games,” said the proud father. Attawapiskat’s Sandi Onolack was grateful for the chance to get picked up through the player pool and join a team for the 2011 tournament. “This year I’m playing for a team called the Alderville Lightning,” she said. The tournament gave her a goal to focus towards while competing at a high level in other hockey action as well. “My winter has been great,” she said. “I’m currently playing for a travelling hockey team in Timmins.” Onolack had so much fun last year, she wanted to return. “My two most memorable memories from last year were bonding with the team at the Cineplex and I’d have to say when we won the game and placed third,” she said. “It was an amazing time for me and I’m sure a great time for the other girls as well.”

Russ Thom/Special to Wawatay News

The action got rougher in midget boys division as the Kashechewan 67s (white) battled against the Oneida Redman.

Russ Thom/Special to Wawatay News

In midget girls action, Kashechewan Stars Raylene Hughie, right, battles for the puck against an Atikamekesheng player.


Wawatay News

Ontario Energy Board

MARCH 31, 2011

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=w,] }i)] ==[)FFA] ,),?C, [,] A,9R<)L Aq4WC ,),?C )]9R<)[] Aq ==[)F,A4=] Pw=V,A[] FPw=V,R] ==[)FFA] F]5[Rk}]. <79R] FFqWuR] Ax ),)]9R] R)F5)[] F[,}] RESS q,AW ==Yw=<)[] R www.ontarioenergyboard/OEB/, Pw=V,<)[] AFPw=V,A4=] ,),?C. A,9R<)L 7F 9,[[) ,),?C q,R5)WC AF,FWuR))9 7q,R?)W) J0qw Aq,A4C <qWuR] Ax 9w Wq] A=[,,A4=] ]9)FA4)]. =[) A}i)] RR9),),C ,[[] ,4)iFA[,?iC =7q,A], 9? 9w Wq] ARi[AW)=] A=[,,A4=]. 2.

qWuR)C A,9R<)L =7q,A] W] V9R]

=w,] )0=5[R] =5=7)] A)W7FA4C Ax 9w A)Y] )w=<9R<}], A=qWuR) =7q,A] A,9R<)L 7q,<) Y=AWR]. A=[ q,A[] A=qWuR)])9 A,9R<)L 9)0]9))C, 9? Ax )k)] Ax ]5 ]FL, 9qFA4)] F[?FA4=] ,? )V[C FF )0]9P);, A=[ )} 90=5[AW) F,[[AF7L A=FA4=] R 9,9R<C 7q,<)AN?) Ax 9FA4)] RRA9,?C FF[,);. F)0 9w FA4=] q,A[] FF )0]FA4=], A,9R<)L 9qF<)C FAi,P); Aq,A4C A=,]FRAC A=,FWuC 7q,A]. NY AFA4=] Aq,A4WC AqWuA4WC 7q,AP)], 0Co, ==7)], Ax RRA9,? q,A] Aq,A4WC. u?L 9w AqWAkL Ax A=q,<L 7q,AWC 90=5WA4W A=[ )}C FF )0]9P)L. Ni) A=q,R] =7q,A] A=))]9R] AV]9R], 9? Ax =)]k)], <qAYW?}], Ax =7q,A], 9N[AW))C A=Pw=V,<L Ax A)A,)L [?W<)WC. u 9w F5i?)L =7q,AW F)0 30 9k?] =Aw.hWC , A=q,R0] =7q,A]. 9,9R<C A9,[[) q,A[] AF9?,4=] q,R5)[] <R ,),?C AFRFWuA4C J0qw Aq,A4=] <qWuA4=]. 3.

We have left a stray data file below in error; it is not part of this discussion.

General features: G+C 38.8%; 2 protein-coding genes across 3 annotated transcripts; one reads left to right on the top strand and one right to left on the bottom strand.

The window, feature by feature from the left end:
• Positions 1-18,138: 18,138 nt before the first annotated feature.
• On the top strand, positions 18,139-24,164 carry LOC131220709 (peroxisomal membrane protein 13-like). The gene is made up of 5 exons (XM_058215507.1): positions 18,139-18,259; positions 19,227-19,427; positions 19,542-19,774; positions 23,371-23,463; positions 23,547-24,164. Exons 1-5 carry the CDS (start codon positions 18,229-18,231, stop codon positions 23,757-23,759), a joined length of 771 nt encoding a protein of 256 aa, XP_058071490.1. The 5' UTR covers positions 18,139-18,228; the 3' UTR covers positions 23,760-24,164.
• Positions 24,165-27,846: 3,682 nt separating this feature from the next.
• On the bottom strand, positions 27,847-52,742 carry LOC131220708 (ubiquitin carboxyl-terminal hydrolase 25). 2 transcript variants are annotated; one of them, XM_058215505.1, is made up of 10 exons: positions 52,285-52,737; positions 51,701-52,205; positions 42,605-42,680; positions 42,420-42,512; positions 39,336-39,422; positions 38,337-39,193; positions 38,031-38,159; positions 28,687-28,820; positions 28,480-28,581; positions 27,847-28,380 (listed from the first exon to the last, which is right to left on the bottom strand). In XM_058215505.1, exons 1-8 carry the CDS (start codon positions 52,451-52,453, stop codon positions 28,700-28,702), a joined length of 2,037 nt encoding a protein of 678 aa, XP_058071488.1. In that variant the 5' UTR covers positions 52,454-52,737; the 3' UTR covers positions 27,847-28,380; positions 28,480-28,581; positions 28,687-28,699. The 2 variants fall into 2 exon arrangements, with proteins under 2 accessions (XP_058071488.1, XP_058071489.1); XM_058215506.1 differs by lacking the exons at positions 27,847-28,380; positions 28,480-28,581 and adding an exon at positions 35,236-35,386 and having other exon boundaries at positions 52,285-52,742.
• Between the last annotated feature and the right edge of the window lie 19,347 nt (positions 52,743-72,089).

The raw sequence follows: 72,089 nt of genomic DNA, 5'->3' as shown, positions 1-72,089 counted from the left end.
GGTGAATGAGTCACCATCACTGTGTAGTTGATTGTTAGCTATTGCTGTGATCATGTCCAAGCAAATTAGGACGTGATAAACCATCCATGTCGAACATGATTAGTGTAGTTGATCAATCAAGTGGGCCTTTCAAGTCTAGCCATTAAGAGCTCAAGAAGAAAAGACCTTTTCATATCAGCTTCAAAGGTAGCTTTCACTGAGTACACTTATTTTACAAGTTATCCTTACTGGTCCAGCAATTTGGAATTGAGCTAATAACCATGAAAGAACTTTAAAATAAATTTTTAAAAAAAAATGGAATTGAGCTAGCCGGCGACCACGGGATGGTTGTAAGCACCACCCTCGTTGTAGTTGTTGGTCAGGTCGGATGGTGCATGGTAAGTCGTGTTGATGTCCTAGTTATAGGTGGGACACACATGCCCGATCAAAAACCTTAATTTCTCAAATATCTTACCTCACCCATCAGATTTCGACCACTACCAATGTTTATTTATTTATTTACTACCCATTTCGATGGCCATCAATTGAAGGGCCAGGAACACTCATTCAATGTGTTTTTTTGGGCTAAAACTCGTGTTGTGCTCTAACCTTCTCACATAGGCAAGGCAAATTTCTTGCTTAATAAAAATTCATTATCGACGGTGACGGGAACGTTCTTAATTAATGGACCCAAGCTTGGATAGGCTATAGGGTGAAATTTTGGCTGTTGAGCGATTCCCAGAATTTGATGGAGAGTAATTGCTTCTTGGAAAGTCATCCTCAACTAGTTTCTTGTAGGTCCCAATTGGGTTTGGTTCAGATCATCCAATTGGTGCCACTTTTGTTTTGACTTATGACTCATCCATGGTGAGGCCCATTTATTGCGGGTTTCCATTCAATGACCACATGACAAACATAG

),N [[A9)0F<}]

N 79P)L A,N [[A9)0F<)L A)] M)ML 9)=i)C <?[] AF,RYA4=] u?L PF 0,FWuR))C )]9R<)[] 9,9R<C 0,FWuR?)L 50FP)[] , <[?W<)L. A)] 950<i)C A[[A9)0F<)L A,FWuR))9 Ri[A[] A,9R<)L AF=]. u 9w F5i?)L =7q,AW F)0 12 9k?] Aw.hC , A=qFA4C )]9R<)]. 9,9R<C A9,[[) q,A[] AF9?,4=] q,R5)[] <R ,),?C AFRFWuA4C J0qw Aq,A4=] <qWuA4=]. A=[ q,A[] A=A)<)4)L ),N [[A9)0]F<)L 9qFA4)] F[?FA4=] ,? )V[C FF )0]9P); R 9,9R<C 7q,<)AN?) Ax 9FA4)] RRA9,?C FF[,);. F)0 9w FA4WC [79R<)] A),N [[A9)0F<L Ni) FF )0]FA4W=], A,9R<)L 9qF<)C FAi,P); Aq,A4C A=,]FRAC A=,FWuC 7q,A]. NY AFA4=] Aq,A4WC AqWuA4WC 7q,AP)], 0Co, ==7)], Ax RRA9,? q,A] Aq,A4WC. u?L 9w AqWAkL Ax A=q,<L 7q,AWC A=A)<)4L ),N [[A9)0F<L 90=5WA4W A=[ )}C FF )0]9P)L. A)[[A9)0F<)L 9=[]7wAR<)C Ri[A[] A=Pw=V,]=] A=A)<)4L Ax ?9=}C 0A] AF )9Y=N5)L A)Wq =q[F<[W)C u?L )5 ,? Fq]7wAR<)L R} A=F qFA4W=]. R=)u Ax 9]9)9?i)C F50<)L A=[[, qFA4W=] Ax A=qWuR)])9 Ri[A[]. =w,] })V] ==[)FFA] ,),?C, qWu] =7q,A] A,9R<)L Aq}WC AqRR)4=] )]9R<)[] ,),?C R 9? Ax Wq] A=[,,A4=] ]9)FA4)]. =w,] }i)] ==[)FFA] ,),?C, [,] A,9R<)L Aq4WC ,),?C )]9R<)[] Aq ==[)F,A4=] Pw=V,A[] FPw=V,R] ==[)FFA] F]5[Rk}]. <79R] FFqWuR] Ax ),)]9R] R)F5)[] F[,}] RESS q,AW ==Yw=<)[] R, Pw=V,<)[] AFPw=V,A4=] ,),?C. A,9R<)L 7F 9,[[) ,),?C q,R5)WC AF,FWuR))9 7q,R?)W) J0qw Aq,A4C <qWuR] Ax 9w Wq] A=[,,A4=] ]9)FA4)]. =[) A}i)] RR9),),C ,[[] ,4)iFA[,?iC =7q,A], 9? 9w Wq] ARi[AW)=] A=[,,A4=]. <,q [[7wA)q}C =w,] )[)<7}] ) )]9R<)], 9?,] =]9k] EB-2011-0021 =FV9)A] Ax F9?,R] =5qWAk)], = ==7) =]9k] Ax =7q,R?)[] AF9?,4=] <R Ax =w,] })V] RR9),),?C AFq,R?}] Ax 0Co =]9k]. A=[ q,R5)[] FqWuR)xC A0N[C q,A[] R J0qw Aq,A4C <qWuR], u 9w F)09P)L F)0 4:45 50AV}C [?qC ) =qAC A]9)9)A=] Fq)0]9P)L. <}, [ =9]9)9] F)]9R?}]. =w,] <}, ]9)9R] F)9R?}] W] <qF<}0] F,9)=}] =9]5[] F[,}] R A,9R<)L A0F7)L RRA9,?C <R ==7)WC )F AY[)9 )5 AqY=)L 1-877-632-2727.

q,A] APF0=5WA4C

=F<?] )

A,9R<)L N,? <q R9YA9P)L 7[?W<)W) ,m] ? F0F7)L q,A[] A=,PF 0=5WA4=] =w,] 9 ?9=}C 0A] A)=Y)L )]9R))L 9,9R<] =FV9)AW F=qF<i)A0] q,A[] A=PF,FWuA4=] FF [?WAW)C. =w,] )wAR] ) 5Y) qF<)], A0=5[] =7q,A] )?V] ]F ]9)9R] F9q]9RAW)C. A=[ )}C [79R<) q,AW) [9)]9)A] u 9,9R<C F5i?) Ax FR[AW)L A=Pw=V,<L u N9k=qA 0V A=0=5WA4=0] ) )]9R<)].

=w,] Pw=V,i)] Aq[[A9)]9R] R q,R<)WC A)F V]FA4=] A)q =qiFAW)C <R ))Fi)] R 9q]F<)WC A)R9Y=[W)C, N,? ,m] <qR9YA9P)L A,9R<)L F)F)9i)] Ax A)] N[) A,)]9R?iC W] A)q R9Y=[W)C.

<7FA4C )9)=[W)C =9=9)= R A)7FA4C +q)AxC R W)mxC [<: 1.

qF<] F[Aw=<9R<}]

A[Aw=<9R<)L ,N))9Y=N))C M)A =,N=A4=] [?W<)[] (9,w?, 0=5[[) A=q,P)L A)<FN))[], A=qN=<)L, Ax <qWA9P)L <?[], Ax F}q4R)L A=)0]<)L R 9q]9R5)[] AqF<[W)C).


q,A[] <qWuA4=] A=Pw=V,<L: